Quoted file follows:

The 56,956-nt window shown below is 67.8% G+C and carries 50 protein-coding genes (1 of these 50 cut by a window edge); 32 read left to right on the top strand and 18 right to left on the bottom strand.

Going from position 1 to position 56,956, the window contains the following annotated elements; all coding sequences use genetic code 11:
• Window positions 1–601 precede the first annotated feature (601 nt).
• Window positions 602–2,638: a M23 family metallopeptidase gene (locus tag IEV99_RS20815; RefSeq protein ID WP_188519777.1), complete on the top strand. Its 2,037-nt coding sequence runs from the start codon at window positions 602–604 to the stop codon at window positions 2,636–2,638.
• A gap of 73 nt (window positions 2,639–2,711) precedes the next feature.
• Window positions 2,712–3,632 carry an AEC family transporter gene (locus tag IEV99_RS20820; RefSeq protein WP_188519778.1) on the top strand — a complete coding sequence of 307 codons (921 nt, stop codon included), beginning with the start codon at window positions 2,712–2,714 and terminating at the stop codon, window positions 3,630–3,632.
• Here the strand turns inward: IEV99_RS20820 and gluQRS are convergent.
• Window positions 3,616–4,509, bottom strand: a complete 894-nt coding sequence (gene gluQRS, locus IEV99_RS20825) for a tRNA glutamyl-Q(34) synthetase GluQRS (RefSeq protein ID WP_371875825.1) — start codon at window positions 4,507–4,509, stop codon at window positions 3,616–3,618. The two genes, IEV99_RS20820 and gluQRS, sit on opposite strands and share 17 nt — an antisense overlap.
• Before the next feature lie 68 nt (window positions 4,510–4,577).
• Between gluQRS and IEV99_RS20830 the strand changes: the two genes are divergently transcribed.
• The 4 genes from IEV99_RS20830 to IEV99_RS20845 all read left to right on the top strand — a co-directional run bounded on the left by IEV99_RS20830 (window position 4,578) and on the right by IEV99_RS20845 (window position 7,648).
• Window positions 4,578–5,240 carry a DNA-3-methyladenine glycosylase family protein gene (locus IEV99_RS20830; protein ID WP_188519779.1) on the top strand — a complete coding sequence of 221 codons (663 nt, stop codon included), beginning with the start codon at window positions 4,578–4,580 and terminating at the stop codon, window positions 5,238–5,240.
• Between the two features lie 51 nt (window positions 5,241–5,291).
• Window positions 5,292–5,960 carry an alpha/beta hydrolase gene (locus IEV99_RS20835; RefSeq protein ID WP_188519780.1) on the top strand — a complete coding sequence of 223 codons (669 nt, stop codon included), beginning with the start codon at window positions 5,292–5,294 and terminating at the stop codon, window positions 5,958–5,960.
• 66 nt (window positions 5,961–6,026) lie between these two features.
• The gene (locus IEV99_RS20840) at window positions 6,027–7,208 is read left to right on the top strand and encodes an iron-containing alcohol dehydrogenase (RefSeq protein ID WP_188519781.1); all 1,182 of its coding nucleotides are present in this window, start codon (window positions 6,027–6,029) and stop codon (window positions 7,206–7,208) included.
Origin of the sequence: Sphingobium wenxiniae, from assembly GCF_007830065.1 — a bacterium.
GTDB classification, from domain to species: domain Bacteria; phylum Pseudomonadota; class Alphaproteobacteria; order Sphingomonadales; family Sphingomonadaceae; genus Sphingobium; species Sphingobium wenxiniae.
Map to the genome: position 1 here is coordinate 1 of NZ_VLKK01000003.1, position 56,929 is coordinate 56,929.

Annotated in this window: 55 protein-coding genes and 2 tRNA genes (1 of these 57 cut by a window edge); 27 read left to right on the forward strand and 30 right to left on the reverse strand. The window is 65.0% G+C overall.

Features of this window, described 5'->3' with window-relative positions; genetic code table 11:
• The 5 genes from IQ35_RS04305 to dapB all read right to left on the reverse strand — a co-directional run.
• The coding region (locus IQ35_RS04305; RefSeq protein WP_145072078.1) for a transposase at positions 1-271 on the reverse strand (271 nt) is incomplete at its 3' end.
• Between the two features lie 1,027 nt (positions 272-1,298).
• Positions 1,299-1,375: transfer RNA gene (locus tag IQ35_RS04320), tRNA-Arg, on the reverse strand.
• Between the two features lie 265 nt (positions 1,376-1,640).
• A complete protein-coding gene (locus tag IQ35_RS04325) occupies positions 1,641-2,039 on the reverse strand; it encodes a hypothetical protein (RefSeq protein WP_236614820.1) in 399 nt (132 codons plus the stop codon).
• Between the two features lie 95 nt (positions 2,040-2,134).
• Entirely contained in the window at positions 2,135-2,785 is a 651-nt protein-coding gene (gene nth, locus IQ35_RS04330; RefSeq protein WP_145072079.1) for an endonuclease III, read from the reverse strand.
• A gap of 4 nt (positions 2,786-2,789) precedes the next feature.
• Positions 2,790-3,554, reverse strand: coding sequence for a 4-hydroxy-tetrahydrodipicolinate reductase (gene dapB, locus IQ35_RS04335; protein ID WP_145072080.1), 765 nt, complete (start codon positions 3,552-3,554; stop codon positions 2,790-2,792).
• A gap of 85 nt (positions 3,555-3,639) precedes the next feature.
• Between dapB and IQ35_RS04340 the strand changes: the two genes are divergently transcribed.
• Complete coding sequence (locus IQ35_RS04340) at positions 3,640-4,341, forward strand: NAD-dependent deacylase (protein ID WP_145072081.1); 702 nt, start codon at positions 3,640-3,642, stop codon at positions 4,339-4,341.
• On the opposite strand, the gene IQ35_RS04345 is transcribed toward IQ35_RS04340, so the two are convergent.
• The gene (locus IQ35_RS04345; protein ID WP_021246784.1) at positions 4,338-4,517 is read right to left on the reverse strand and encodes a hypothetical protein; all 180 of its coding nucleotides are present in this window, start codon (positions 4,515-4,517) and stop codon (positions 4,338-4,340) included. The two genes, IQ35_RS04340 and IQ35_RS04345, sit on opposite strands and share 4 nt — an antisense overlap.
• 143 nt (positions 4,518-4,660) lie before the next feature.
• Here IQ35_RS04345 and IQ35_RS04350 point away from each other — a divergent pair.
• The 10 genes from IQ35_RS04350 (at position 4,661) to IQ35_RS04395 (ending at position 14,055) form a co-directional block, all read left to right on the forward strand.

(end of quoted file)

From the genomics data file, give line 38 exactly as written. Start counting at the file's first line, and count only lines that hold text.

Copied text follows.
• Here IQ35_RS04345 and IQ35_RS04350 point away from each other — a divergent pair.